Learning begins at birth. The first three years of life are an incredible period of growth in every area of a baby’s development as the child’s brain grows from about a quarter of the size of an adult brain to 80% of adult size.
During this critical time, regular reading aloud to children provides foundational skills that they will need to enter kindergarten ready to learn.
Nationwide, statistics indicate that children from low-income families succeed academically at much lower rates than their wealthier peers. Inadequate healthcare and poor nutrition affect the development of children living in poverty as does a lack of quality time between caregivers and their children. The average child growing up in a middle-income family has been exposed to 1000-1700 hours of one-on-one picture book reading; in contrast, the average child growing up in a less economically stable family has been exposed to just 25 hours.
Early Head Start and Head Start are free, federally funded programs that are specifically designed to promote school readiness for children under the age of five from low-income families. By blending funding sources, the SDLC currently has been able to provide full school day pre-kindergarten opportunities to 1,183 children from birth to five years old. Our Envision 2030 Strategic Plan includes a goal of continued annual expansion.
Third grade reading ability is one of the best predictors of high school graduation. Alarmingly, two-thirds of children in the United States and 80 percent of those below the poverty line fail to develop reading proficiency by third grade. The focus in the primary grades is “learning to read” while by fourth grade children are “reading to learn,” thus, overall later school success depends on adequate grade-level reading skills.
“Really Great Reading,” which is implemented in all Lee County K-2 classrooms, is a program that builds student success in reading. “Really Great Reading” provides explicit instruction in phonics, phonological awareness, decoding skills, and fluency. Students use multi-sensory hands-on kits to manipulate phonics tiles, identify syllables, and create or break apart words. Students also receive “controlled passages” which are stories that only use sounds that the student has already learned. This helps build confident readers.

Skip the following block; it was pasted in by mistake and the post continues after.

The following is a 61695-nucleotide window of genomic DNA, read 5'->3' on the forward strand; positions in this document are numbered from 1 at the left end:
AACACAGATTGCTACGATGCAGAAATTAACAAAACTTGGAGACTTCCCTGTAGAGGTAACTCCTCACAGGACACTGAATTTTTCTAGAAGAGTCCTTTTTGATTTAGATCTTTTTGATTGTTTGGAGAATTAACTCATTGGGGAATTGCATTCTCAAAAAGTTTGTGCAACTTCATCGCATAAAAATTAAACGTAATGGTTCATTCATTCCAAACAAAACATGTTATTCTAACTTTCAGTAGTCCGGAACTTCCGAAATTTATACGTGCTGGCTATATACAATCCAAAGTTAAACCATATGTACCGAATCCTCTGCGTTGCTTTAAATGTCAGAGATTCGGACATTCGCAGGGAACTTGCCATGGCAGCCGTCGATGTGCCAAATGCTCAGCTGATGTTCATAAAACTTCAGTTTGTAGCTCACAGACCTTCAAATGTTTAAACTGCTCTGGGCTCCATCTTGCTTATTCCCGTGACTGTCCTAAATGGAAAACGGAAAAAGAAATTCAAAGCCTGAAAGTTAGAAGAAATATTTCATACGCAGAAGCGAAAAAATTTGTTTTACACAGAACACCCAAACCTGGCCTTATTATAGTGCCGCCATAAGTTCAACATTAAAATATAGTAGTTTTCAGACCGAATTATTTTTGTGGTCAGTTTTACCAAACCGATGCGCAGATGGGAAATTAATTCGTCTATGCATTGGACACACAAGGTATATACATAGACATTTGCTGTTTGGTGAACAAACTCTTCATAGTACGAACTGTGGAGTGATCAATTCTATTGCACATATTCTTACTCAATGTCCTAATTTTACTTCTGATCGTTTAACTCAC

During the summer months, children from low-income families fall behind as much as two months in reading achievement while children from middle-income families actually experience a slight gain. Having access to books can ameliorate the summer learning slide. This summer ALL students in 2nd grade will be registered for the “Kids Read Now” program. Students will receive nine books mailed to their homes that they pick out with their teachers in May to ensure that the books are at their reading level and based on their interests. The ninth book has only illustrations and blank pages for students to write their own short stories.
Another way to combat the summer slide is via the “Lee County Expanded Learning Summer Program.” ALL K-8 students will be invited to attend this virtual program from June 24th to July 22nd. Students will work on their individual learning paths in iReady for 45 minutes in ELA and 45 minutes in Math each week. Students will have teachers assigned to them to provide needed interventions through Zoom as well as celebrations and feedback to families.
Reading is a gateway to future success in school! We must continue to encourage the development of critical precursor reading skills for young children. We must also continue to offer expanded learning opportunities and enrichment programs for our primary grade students to ensure that they are prepared with grade-level reading ability to reach their highest potential.
School District of Lee County Board Member Betsy Vaughn represents District 6.